Equally disrespectful but done in a comic tone, Cotton Comes to Harlem had preceded Shaft, but didn't hit as big. Pure rage seemed to be the raw material of Sweet Sweetback's Badass Song, a barely coherent thriller that also had already been released and was slowly picking up steam. Instead of Shaft's giving whitey the finger, Badass' open message was to Off the Pig and let the chips fall where they may. Soon this 'debate' of points of view would be distilled by the all-homogenizing system into generic Blaxploitation pix, where macho males carried ever-bigger guns and the women were sass-talking sex traps. The new freedom of the screen meant liberation, but a new sexist stereotyping at the same time. The freshness wore down quickly, to the grim and nihilistic (Across 110th Street) the cheesily exploitative (Coffy, et. al) and the rude and crude (the independent Dolemite series). Savant once saw a string of Dolemite trailers, whose obscene narration tracks were offensive and wonderful at the same time (to us trailer-makers, at least). One special high point was the later Cleopatra Jones and the Casino of Gold, which combined 'big mama' Blaxploitation glamour with what was Savant's first non-Bruce Lee look at wild, stunt-filled Hong Kong action filmmaking.

Warner's DVD of Shaft (released concurrently with its less interesting sequels, Shaft's Big Score and Shaft in Africa) is a solid Warner's disc. The image looks better than the original prints, but still has plenty of authentic grain and murky blacks, the film's original look. Shot flat, the doublesided disc has a full frame version on one side and a matted widescreen on the other. The mono sound is also clear, but the music could really have benefitted from a quick stereo remix. The title theme in particular comes of as rather underwhelming, esp. when compared with its impact on vinyl. The disc includes trailers for all three Shaft movies. The 'documentary' Soul In Cinema is a promo from the original release that has director Gordon Parks and composer Isaac Hayes staging 'candid' conversations and music auditions, but is amusing enough. It shows on TCM frequently.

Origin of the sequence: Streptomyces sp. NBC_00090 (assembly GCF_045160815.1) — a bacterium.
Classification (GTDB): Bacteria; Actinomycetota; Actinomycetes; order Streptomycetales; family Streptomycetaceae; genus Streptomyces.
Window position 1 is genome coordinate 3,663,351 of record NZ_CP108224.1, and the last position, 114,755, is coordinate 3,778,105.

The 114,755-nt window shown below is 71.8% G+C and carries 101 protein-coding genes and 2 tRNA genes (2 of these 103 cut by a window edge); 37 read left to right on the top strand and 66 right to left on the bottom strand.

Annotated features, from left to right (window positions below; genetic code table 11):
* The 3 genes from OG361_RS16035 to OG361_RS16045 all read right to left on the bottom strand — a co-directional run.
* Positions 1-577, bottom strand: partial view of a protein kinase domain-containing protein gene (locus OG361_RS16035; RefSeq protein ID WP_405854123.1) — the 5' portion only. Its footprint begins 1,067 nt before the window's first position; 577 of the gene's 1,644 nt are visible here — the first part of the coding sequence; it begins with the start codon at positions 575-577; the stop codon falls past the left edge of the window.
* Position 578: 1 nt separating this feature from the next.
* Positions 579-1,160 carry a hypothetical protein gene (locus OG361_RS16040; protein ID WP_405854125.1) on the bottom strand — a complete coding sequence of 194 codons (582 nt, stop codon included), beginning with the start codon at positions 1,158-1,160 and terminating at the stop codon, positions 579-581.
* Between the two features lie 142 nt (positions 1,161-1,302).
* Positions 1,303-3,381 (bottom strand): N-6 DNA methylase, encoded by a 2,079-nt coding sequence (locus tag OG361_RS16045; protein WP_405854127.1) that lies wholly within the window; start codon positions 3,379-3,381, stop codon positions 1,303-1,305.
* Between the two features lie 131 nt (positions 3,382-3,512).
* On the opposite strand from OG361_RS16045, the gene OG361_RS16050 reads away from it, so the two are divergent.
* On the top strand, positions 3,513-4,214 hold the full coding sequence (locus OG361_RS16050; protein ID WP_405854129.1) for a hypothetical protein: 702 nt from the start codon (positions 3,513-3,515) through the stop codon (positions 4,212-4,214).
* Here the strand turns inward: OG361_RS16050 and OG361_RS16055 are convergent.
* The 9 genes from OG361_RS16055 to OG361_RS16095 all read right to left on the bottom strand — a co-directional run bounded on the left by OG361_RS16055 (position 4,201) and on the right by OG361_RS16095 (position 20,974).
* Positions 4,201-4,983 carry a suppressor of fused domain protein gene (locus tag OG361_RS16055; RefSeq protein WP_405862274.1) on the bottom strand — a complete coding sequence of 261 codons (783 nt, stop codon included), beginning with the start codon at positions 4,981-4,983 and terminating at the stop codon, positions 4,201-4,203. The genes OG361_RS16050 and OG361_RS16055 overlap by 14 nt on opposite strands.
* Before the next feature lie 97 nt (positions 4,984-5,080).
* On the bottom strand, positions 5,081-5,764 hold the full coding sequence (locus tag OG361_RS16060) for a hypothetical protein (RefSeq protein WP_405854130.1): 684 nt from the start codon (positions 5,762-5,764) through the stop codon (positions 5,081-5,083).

Perhaps the only really special thing about the original Shaft was the fact that its racial content was new for a Hollywood film; black stars and films are now bigtime and mainstream, although the last thing on Hollywood's mind is diverstiy. Shaft was as important for its time as were films like For Love of Ivy, which showed that black actors could be just as charming as whites in a fantasy Doris Day romantic environment. Say what you will about the exesses of the time, but in 1971, some movies were pushing in new directions, and steering themselves with and without the boxoffice as their guide.

On a scale of Excellent, Good, Fair, and Poor, Shaft rates:
Movie: Good
Video: Good
Supplements: Trailers, TV spots, featurette Soul In Cinema
Packaging: Snapper case
Reviewed: July 29, 2000

DVD Savant Text © Copyright 2007 Glenn Erickson